Updated 17 October, 2003
Tribute to Garrett Hardin
by Craig Straub
I was first introduced to the writings of Dr. Hardin as an undergraduate through assigned readings for the courses of Environmental Ethics and Environmental Problem Solving. I was immediately captivated by his writing style and content, every sentence loaded, just like C.S. Lewis. For the first time my tightly held evangelical view that "Jesus loves the little children" equates to saving every last life was dismantled after being steam-rolled by "Lifeboat Ethics." My initial disagreements with his proposals found me perpetually disrobed with embarrassment, excusing myself from further discussion until I did my library work.
After graduate school I began working in the field of Ecological Restoration. It was in the third year of my professional career that Dr. Hardin's ideologies haunted me with conviction. An article in the Atlantic Monthly entitled "The West Against the Rest" caused me six months of contemplation, resulting in a life-altering experience to reclaim the field of Human Ecology. Discussions with Garrett indicated that the meaning of Human Ecology had deviated substantially in academia from his intent at UCSB and it was of utmost importance to intervene misuse of the term. Degree offerings in Human Ecology within academic institutions were now related to Home Economics.
My quest and Garrett's wish, to reclaim the field of Human Ecology, resulted in the formation of a doctoral program in Human Ecology focusing on the relations of the human community and the natural environment. Crossing over traditional boundaries to integrate ecological, economic, demographic, and ethical functions into daily human living habits, promoting conservation and restoration of the natural environment. The textbook from my Environmental Problem Solving course entitled "Filters Against Folly" became the basis of my dissertation. Garrett suggested that the layperson is able to understand complex issues by using the three filters produced by education: literacy, numeracy, and ecolacy. I tested his hypothesis by developing a problem-solving methodology which analyzed expert statements on the complex issue of immigration in the United States by using the three cognitive filters.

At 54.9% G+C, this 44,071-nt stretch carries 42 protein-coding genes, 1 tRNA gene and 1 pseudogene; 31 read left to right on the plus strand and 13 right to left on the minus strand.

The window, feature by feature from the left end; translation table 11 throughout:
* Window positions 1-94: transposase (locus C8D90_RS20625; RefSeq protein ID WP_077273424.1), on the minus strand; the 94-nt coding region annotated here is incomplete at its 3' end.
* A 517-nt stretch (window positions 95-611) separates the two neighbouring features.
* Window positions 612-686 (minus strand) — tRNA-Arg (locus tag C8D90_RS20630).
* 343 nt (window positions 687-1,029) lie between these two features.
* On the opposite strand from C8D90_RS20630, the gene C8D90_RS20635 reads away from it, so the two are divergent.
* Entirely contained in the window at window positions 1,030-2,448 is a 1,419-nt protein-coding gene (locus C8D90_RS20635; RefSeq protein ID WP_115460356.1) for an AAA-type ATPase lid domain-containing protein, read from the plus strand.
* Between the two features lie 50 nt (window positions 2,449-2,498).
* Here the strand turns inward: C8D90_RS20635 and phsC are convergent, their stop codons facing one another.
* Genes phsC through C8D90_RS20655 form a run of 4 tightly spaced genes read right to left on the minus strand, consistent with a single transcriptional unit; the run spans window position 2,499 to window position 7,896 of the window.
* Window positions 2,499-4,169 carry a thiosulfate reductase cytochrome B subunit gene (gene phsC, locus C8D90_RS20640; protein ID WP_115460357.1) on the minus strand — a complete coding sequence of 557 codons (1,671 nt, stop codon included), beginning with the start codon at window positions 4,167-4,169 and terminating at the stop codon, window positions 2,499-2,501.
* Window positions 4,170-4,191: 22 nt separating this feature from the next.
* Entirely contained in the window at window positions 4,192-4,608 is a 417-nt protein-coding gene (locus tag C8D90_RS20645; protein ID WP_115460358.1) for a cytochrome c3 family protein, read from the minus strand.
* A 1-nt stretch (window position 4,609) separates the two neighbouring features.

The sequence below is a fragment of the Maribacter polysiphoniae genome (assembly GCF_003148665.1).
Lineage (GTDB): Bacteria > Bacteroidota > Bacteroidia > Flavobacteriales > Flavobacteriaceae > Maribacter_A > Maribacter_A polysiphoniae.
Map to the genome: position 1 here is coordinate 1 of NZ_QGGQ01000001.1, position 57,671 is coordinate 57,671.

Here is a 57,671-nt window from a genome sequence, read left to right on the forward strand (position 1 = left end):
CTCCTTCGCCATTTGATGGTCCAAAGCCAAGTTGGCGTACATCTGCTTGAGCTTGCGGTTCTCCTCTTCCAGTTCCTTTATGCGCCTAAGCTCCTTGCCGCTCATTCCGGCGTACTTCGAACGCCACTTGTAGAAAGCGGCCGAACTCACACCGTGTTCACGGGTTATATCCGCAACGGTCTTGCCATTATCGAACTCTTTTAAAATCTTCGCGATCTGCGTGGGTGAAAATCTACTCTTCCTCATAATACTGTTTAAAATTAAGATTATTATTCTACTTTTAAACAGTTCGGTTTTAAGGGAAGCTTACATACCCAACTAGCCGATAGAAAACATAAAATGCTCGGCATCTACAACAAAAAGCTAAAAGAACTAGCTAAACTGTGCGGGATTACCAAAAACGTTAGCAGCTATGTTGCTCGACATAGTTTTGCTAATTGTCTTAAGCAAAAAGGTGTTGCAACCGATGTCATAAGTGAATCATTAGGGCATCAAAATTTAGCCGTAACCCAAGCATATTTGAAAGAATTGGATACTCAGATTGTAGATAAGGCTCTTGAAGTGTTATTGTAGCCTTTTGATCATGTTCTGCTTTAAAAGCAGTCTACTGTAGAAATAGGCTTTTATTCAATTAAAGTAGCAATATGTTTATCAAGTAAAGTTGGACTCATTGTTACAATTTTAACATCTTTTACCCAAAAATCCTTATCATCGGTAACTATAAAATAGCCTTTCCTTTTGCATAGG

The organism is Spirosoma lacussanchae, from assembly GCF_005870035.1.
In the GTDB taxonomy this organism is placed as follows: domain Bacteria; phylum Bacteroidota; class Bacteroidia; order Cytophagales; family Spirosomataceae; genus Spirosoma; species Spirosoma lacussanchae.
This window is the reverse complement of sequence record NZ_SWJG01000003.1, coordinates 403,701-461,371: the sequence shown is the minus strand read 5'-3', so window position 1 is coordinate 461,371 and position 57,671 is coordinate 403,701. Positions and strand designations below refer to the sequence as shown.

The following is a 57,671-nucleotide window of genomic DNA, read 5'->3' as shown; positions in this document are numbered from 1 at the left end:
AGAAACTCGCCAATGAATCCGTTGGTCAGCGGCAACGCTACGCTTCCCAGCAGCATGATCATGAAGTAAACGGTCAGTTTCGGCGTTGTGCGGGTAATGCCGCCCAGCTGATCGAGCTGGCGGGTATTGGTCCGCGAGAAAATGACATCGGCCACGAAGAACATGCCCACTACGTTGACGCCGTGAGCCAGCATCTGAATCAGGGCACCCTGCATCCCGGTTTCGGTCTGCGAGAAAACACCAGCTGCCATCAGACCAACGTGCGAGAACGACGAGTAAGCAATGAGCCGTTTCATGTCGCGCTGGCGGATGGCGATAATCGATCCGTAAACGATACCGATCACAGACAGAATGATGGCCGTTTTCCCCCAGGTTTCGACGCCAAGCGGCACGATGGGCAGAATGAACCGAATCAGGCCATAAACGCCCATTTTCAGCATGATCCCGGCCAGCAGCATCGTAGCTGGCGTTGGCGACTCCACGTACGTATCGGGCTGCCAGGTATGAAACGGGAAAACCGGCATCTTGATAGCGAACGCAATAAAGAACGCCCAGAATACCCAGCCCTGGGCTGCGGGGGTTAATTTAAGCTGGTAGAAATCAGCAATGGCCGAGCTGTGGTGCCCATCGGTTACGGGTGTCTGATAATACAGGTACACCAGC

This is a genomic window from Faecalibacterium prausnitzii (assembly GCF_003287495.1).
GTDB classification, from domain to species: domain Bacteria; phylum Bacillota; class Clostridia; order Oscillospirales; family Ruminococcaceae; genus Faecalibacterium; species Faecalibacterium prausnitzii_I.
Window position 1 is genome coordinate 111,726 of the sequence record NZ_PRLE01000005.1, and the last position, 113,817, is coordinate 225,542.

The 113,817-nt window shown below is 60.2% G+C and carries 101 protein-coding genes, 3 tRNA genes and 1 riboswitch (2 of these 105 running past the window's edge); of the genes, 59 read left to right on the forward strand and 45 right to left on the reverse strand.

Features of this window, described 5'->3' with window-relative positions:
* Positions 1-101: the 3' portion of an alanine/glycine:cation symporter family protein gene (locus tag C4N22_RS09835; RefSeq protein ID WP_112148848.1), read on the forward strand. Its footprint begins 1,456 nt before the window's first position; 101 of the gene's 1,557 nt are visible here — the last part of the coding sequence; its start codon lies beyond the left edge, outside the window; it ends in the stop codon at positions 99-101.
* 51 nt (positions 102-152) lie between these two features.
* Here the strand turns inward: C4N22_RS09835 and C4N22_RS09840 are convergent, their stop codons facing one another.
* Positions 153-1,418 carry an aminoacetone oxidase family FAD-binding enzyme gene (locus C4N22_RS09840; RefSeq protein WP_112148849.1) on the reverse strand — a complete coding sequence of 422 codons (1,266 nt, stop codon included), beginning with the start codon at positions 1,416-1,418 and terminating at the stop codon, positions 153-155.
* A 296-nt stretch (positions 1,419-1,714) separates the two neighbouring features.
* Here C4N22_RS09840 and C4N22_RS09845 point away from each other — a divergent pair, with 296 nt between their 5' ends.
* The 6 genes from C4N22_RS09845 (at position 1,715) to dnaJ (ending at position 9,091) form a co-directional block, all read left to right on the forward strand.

In 1997, I had the distinct privilege of conducting an interview with Garrett at his home for the Social Contract Journal. Upon making arrangements for my visit, Garrett and Jane insisted I stay at their home. What an incredible weekend: discussions with Garrett in his study, dinner with family on the ocean, story telling in the living room, socratic method breakfast discussion with Garrett and David and enjoyment of the backyard ecosystem. This was a once in a lifetime experience, great people rich in wisdom, living simple and intentional. I even slept in the same bed as Linus Pauling.
Garrett inspired me to become a human ecologist, expanding the definition of ecology to include the behavior of human community. Dr. Hardin asked hard ethical questions to develop and challenge one's critical thinking skills. His assertion that we can never merely do one thing causes critical assessment of proposed intervention in an existing system to ensure we do not carry out actions we will regret later. I am indebted to "The Father of Human Ecology" for convicting my mind to recognize the importance of becoming posterity's trustee of nature's riches and for providing a foundation for the intellectual courage to occupy residence in the "hot seat".